Kathleen Wynne (Contributed to The Globe and Mail) on how the Ford government should speak up to defend inclusive school cultures: ”The Premier rarely talks about the well-being of students and is equally rarely ever seen in any of the nearly 5,000 publicly funded elementary and secondary schools in Ontario. The connection between the academic, emotional and social success of the children in our schools and the strength of Ontario’s economy seems to be lost on this Premier and his government. So, is it any wonder that Minister of Education Stephen Lecce can only equivocate when it comes to the safety of LGBTQ2S+ students?”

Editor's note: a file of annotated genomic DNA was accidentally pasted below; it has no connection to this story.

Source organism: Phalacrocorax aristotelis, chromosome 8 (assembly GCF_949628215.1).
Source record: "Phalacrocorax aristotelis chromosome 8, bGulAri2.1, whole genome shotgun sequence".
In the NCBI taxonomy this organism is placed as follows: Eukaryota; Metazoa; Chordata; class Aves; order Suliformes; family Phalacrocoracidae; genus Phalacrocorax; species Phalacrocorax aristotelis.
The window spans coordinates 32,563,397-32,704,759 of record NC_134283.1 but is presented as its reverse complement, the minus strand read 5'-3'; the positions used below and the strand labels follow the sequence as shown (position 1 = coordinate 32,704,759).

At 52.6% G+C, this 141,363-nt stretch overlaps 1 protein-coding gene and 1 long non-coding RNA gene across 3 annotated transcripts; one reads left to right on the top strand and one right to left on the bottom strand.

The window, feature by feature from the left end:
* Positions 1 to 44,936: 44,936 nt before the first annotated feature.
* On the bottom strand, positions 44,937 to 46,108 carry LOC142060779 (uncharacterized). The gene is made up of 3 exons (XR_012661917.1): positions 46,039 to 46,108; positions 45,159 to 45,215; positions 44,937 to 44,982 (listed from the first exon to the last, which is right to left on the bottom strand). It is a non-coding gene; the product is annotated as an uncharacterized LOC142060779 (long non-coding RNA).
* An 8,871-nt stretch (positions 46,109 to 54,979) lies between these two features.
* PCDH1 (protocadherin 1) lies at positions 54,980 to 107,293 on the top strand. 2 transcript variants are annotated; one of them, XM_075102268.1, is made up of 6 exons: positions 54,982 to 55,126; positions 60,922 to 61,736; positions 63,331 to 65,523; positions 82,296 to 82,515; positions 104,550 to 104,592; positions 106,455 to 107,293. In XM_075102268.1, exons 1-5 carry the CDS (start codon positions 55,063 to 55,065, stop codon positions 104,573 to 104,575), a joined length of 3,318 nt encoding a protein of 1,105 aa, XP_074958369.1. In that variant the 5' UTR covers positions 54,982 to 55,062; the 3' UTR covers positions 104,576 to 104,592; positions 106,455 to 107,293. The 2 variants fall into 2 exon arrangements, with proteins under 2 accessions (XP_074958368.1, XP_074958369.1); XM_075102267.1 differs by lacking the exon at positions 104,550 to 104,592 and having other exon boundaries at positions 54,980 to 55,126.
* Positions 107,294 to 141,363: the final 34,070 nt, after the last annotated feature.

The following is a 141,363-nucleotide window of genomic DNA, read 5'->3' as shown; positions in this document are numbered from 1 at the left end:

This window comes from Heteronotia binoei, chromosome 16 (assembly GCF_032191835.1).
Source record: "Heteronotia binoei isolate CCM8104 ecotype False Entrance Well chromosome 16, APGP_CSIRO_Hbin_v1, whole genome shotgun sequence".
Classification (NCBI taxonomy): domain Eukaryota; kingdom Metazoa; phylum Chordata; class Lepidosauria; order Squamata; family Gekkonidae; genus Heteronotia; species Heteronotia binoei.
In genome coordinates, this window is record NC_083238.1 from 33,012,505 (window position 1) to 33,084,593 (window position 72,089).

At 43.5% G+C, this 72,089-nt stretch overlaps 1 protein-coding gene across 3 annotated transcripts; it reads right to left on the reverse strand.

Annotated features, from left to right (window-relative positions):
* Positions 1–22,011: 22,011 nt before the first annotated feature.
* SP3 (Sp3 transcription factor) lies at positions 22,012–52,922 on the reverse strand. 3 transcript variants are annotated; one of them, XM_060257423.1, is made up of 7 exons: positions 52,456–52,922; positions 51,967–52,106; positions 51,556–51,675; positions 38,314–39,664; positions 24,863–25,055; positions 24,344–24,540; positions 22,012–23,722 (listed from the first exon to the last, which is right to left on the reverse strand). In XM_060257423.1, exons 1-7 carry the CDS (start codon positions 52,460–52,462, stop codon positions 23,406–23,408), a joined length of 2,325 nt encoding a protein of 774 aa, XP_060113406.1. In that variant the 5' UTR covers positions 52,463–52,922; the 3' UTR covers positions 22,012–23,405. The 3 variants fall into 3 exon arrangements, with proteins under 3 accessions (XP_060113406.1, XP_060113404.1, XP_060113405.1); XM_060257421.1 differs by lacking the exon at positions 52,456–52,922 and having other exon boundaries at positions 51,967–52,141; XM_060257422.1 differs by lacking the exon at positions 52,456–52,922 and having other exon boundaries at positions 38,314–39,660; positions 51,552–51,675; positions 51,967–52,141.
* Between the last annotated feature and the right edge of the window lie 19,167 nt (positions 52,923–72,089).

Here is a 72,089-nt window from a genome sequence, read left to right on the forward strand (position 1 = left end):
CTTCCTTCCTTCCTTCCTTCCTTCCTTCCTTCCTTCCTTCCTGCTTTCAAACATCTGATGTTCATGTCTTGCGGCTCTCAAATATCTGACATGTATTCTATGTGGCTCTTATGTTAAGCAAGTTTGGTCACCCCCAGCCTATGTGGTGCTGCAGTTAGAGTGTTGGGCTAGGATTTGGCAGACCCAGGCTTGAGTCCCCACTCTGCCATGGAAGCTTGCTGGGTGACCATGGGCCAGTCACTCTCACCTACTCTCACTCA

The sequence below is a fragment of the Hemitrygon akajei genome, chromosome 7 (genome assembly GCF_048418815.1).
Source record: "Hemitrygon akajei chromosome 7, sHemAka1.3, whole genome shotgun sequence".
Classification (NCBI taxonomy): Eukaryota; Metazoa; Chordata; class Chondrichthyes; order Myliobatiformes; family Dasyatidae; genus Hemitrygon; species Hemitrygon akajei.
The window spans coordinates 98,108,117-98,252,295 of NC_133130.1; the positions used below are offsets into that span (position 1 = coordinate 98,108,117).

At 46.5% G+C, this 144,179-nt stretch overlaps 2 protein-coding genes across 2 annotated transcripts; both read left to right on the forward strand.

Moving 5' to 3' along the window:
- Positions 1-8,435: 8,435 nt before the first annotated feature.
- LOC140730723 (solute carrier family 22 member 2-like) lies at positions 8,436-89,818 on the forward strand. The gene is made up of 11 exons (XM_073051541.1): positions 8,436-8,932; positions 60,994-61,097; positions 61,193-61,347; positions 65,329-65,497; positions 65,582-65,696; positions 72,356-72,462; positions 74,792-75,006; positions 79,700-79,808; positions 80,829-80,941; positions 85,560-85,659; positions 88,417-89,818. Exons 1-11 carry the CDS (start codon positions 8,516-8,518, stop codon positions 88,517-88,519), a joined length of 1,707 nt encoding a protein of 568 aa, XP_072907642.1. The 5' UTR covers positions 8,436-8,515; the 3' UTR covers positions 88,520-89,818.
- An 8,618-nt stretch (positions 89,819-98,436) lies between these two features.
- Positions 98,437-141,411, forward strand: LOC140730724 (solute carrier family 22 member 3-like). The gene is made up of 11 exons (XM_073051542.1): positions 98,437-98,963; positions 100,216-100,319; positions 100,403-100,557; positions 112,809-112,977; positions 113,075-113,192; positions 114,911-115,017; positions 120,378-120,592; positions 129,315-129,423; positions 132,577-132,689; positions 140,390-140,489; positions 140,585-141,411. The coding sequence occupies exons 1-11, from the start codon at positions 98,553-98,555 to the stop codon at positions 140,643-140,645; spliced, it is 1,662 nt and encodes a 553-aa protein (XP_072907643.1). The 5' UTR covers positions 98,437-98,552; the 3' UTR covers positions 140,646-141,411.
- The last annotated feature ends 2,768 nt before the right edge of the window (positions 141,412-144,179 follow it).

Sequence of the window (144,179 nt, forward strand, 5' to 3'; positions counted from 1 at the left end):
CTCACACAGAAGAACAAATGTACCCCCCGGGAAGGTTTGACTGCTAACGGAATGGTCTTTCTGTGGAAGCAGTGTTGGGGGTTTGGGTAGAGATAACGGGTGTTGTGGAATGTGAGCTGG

Jean-François Lisée (Policy Options) on how to abolish the monarchy in Canada (and say goodbye to King Charles): “The pessimists have long had the upper hand in the ongoing debate over whether to cut the umbilical cord that has linked Canada to the British Royal Family since the birth of this country. The obstacles between the start and end points have seemed too numerous or too insurmountable to even try. Not so. Canadian democracy has all the necessary tools to make this happen in a relatively short time, in an orderly and respectful manner, without risk to the resilience of our institutions. All that is needed is a substantial amount of political will.”